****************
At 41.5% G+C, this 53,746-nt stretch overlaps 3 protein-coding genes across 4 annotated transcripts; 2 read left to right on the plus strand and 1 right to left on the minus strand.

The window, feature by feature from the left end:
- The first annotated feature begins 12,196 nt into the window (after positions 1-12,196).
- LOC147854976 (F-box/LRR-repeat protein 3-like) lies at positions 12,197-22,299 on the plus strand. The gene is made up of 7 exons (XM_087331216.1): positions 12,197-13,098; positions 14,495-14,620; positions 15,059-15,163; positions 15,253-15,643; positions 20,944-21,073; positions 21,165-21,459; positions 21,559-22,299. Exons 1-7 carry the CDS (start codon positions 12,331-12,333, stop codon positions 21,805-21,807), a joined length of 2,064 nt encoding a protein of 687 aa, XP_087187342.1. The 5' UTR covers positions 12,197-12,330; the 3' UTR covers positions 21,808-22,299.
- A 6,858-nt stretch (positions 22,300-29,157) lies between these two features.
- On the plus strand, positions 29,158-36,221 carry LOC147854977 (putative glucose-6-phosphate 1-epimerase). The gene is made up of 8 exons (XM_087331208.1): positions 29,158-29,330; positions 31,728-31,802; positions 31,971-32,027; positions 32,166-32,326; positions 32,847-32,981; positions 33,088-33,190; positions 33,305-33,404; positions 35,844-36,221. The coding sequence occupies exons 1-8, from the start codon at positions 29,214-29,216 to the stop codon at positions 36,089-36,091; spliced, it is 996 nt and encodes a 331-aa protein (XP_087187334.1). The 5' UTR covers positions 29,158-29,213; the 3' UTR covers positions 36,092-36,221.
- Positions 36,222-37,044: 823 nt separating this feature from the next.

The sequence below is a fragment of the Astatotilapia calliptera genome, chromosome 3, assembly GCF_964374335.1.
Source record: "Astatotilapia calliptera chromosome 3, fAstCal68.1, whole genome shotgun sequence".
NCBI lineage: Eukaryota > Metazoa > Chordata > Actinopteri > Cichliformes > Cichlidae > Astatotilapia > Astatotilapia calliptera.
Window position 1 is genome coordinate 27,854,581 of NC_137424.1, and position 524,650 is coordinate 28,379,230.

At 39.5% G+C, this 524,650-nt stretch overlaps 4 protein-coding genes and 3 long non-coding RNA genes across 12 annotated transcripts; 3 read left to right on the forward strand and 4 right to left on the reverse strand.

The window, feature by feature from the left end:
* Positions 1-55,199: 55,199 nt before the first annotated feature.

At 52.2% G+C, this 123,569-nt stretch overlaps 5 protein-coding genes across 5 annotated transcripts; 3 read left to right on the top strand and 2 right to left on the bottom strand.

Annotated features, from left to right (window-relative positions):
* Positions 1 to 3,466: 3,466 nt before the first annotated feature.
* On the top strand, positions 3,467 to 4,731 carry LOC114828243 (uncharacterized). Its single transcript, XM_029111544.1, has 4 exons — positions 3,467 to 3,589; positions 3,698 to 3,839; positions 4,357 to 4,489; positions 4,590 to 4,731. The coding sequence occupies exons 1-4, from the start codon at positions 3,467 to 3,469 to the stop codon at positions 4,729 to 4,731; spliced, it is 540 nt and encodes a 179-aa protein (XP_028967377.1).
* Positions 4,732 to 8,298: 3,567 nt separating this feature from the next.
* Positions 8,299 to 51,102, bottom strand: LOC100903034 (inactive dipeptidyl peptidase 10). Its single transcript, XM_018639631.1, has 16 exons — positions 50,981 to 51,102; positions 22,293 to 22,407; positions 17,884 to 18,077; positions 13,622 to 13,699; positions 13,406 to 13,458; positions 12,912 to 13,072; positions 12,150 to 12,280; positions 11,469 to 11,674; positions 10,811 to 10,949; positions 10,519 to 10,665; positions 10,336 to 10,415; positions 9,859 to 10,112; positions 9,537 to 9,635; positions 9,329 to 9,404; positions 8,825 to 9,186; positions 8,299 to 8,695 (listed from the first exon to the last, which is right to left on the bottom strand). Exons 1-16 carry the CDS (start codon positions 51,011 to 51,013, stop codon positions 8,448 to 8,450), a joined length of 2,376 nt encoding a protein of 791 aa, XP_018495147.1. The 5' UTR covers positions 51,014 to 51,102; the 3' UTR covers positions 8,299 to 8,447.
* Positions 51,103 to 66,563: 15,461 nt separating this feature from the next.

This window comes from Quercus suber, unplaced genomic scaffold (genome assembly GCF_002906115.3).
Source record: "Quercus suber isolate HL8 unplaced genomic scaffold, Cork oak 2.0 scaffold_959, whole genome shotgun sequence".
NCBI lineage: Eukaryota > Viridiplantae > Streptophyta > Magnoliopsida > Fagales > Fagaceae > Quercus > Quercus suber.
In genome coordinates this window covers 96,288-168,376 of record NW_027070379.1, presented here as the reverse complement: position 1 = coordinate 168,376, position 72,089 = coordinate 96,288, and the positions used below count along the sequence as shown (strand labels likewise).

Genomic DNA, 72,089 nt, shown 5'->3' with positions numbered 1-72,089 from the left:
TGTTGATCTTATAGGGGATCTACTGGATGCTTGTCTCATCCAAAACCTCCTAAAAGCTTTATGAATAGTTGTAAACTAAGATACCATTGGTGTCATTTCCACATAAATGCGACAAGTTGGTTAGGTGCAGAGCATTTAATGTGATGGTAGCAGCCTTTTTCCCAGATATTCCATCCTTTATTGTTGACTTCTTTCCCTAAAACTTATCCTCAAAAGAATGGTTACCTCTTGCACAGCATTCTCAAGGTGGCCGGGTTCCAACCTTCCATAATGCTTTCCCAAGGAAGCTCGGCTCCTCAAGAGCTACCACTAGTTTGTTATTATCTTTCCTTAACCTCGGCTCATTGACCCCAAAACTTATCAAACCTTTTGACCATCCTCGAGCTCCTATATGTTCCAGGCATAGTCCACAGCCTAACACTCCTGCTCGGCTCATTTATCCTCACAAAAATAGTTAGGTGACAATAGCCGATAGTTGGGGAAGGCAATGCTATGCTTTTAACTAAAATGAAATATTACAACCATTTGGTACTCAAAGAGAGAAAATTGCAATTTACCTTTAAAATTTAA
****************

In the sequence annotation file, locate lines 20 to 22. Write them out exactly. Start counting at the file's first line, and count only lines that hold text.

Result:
* Positions 8,299 to 51,102, bottom strand: LOC100903034 (inactive dipeptidyl peptidase 10). Its single transcript, XM_018639631.1, has 16 exons — positions 50,981 to 51,102; positions 22,293 to 22,407; positions 17,884 to 18,077; positions 13,622 to 13,699; positions 13,406 to 13,458; positions 12,912 to 13,072; positions 12,150 to 12,280; positions 11,469 to 11,674; positions 10,811 to 10,949; positions 10,519 to 10,665; positions 10,336 to 10,415; positions 9,859 to 10,112; positions 9,537 to 9,635; positions 9,329 to 9,404; positions 8,825 to 9,186; positions 8,299 to 8,695 (listed from the first exon to the last, which is right to left on the bottom strand). Exons 1-16 carry the CDS (start codon positions 51,011 to 51,013, stop codon positions 8,448 to 8,450), a joined length of 2,376 nt encoding a protein of 791 aa, XP_018495147.1. The 5' UTR covers positions 51,014 to 51,102; the 3' UTR covers positions 8,299 to 8,447.
* Positions 51,103 to 66,563: 15,461 nt separating this feature from the next.

This window comes from Quercus suber, unplaced genomic scaffold (genome assembly GCF_002906115.3).